> > But I discovered that there are back up night vision systems on several
      > > different types of cars. SUpposedly infrared and quite cheap. THe whole
      > thing
      > > under a hundred bucks.. with color didsplay screens. It is so nasty here
      > that
      > > I have been trying to get home before dark, so I have not gotten a demo,
      > but I
      > > am quite encouraged. Just got to shop like crazy and keep at it!
      > >
      > > ht
      > >
      > > --- benedict-list@... wrote:
      > >
      > > > If you can recognize a body as a body using visible, you can likely adapt
      >
      > > > a handheld non-contact thermometer to your purpose. Most of these come
      > > > with spotting lasers, so the measurement zone would show up on your
      > > > visible camera as a red spot, and you can get a surface temp back. Take
      > > > measurements of the intended target, take measurements of the background
      > > > (way off intended target) and take a delta. You should be able to tell
      > if
      > > > it's radiating, and the cost of those thermometers is a lot less than an
      > > > IR camera.
      > > >
      > > > That is if you can use a visible camera... some applications you don't
      > > > have ambient light available.
      > > >
      > > > Tom
      > > >
      > > > On Mon, 20 Nov 2006, Howard Toburen wrote:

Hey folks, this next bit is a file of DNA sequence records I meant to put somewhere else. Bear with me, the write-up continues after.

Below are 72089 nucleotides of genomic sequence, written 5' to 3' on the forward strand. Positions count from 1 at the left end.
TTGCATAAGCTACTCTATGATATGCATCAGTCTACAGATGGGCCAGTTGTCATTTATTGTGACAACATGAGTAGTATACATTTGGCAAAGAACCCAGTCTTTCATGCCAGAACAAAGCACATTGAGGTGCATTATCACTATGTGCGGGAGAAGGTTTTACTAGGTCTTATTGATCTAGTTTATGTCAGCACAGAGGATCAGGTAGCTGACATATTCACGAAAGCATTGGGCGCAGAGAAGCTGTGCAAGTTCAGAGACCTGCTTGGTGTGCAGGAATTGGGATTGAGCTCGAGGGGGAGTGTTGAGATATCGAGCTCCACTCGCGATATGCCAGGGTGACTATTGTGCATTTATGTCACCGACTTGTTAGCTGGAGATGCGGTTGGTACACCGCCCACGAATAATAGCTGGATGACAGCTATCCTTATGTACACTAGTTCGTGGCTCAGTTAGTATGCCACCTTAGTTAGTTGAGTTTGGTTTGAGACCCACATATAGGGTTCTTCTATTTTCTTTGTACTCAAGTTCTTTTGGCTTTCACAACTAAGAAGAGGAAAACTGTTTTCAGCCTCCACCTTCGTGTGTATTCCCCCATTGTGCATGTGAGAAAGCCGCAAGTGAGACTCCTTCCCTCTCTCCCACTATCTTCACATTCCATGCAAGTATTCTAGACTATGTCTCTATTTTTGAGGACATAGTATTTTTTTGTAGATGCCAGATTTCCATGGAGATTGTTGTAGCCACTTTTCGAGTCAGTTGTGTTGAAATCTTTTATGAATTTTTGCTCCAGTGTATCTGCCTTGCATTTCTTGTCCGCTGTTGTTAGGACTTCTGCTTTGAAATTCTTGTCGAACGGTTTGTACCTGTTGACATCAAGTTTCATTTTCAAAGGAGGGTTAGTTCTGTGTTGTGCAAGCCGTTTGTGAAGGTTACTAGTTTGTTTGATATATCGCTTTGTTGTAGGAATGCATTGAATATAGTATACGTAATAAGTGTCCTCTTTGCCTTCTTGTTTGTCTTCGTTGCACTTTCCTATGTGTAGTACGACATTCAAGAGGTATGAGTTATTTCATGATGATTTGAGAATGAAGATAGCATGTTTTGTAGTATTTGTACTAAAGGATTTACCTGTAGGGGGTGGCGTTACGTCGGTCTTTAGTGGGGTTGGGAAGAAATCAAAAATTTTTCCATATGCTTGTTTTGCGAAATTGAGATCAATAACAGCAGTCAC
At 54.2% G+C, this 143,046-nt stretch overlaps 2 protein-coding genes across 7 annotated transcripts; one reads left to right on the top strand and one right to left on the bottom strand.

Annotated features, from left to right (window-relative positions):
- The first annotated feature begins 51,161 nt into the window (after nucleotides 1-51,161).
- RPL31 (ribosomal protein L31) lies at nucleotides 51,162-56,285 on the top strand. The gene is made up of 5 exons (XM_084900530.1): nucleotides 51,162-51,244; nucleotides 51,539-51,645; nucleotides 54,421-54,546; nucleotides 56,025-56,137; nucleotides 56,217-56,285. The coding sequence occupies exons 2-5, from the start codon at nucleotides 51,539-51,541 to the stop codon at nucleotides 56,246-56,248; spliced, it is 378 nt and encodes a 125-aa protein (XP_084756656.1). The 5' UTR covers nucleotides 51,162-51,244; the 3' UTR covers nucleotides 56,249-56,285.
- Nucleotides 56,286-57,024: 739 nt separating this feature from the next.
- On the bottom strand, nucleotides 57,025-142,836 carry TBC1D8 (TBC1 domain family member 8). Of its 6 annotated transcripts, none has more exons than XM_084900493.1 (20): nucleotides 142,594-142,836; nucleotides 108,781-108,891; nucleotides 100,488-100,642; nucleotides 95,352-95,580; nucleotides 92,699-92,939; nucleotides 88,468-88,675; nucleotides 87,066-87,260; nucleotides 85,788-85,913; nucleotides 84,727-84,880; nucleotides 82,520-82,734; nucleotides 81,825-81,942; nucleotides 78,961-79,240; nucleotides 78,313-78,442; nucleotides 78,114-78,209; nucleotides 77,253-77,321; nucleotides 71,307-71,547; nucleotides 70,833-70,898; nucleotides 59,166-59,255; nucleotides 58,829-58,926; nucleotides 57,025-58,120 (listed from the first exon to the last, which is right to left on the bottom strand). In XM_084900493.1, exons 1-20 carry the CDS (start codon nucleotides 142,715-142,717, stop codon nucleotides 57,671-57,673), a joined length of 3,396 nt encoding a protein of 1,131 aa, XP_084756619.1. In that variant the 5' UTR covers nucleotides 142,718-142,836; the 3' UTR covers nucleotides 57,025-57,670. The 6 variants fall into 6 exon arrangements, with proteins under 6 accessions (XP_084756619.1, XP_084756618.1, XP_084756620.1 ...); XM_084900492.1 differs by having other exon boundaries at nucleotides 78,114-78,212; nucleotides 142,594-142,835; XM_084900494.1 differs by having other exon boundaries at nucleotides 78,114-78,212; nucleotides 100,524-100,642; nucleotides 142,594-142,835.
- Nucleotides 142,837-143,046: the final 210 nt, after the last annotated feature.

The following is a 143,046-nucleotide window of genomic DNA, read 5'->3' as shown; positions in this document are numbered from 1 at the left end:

> > >
      > > > > But my reason for using IR is to be able to look at a body and know if
      > it
      > > > is
      > > > > alive and thus radiating. not really to see in the dark as my rover
      > will
      > > > have
      > > > > lights. maybe ir lights if they are most efficient. I may even have
      > dual
      > > > > cameras but I just need the ir for that and perhaps locating a warm
      > source.
      > > > > --- SeattleRobotics@yahoogroups.com <palmisano@...> wrote:
      > > > >> most cheap black and white cameras detect infrared light. it will also
      > > > >> include visible light, though, if that is a problem . . . its common
      > to
      > > > use
      > > > >> infrared flashlights mounted on black and white cameras for infrared
      > > > >> filming.
      > > > >>
      > > > >> john
      > > > >>
      > > > >>
      > > > >> 2006/11/20, Kipton Moravec <kip@...>:
      > > > >>>
      > > > >>> That is about right for a 3-5 micron (medium wave) or 8-12 micron
      > (long
      > > > >>> wave) IR in qty 1. You might continue looking and you may find
      > > > >>> something near $8,000 but $10,000 is not out of the price range. A
      > lot
      > > > >>> of expensive parts.
      > > > >>>
      > > > >>> You may want to look at the long wave IR camera in the Cadillac. They
      > > > >>> were trying to get that under $2500 last I looked. (Which has been a
      > few
      > > > >>> years.)
      > > > >>>
      > > > >>> Kip
      > > > >>>
      > > > >>> On Mon, 2006-11-20 at 01:29 -0800, Howard Toburen wrote:
      > > > >>>> I asked one vendor about ir cameras.. Which is to say thermal
      > cameras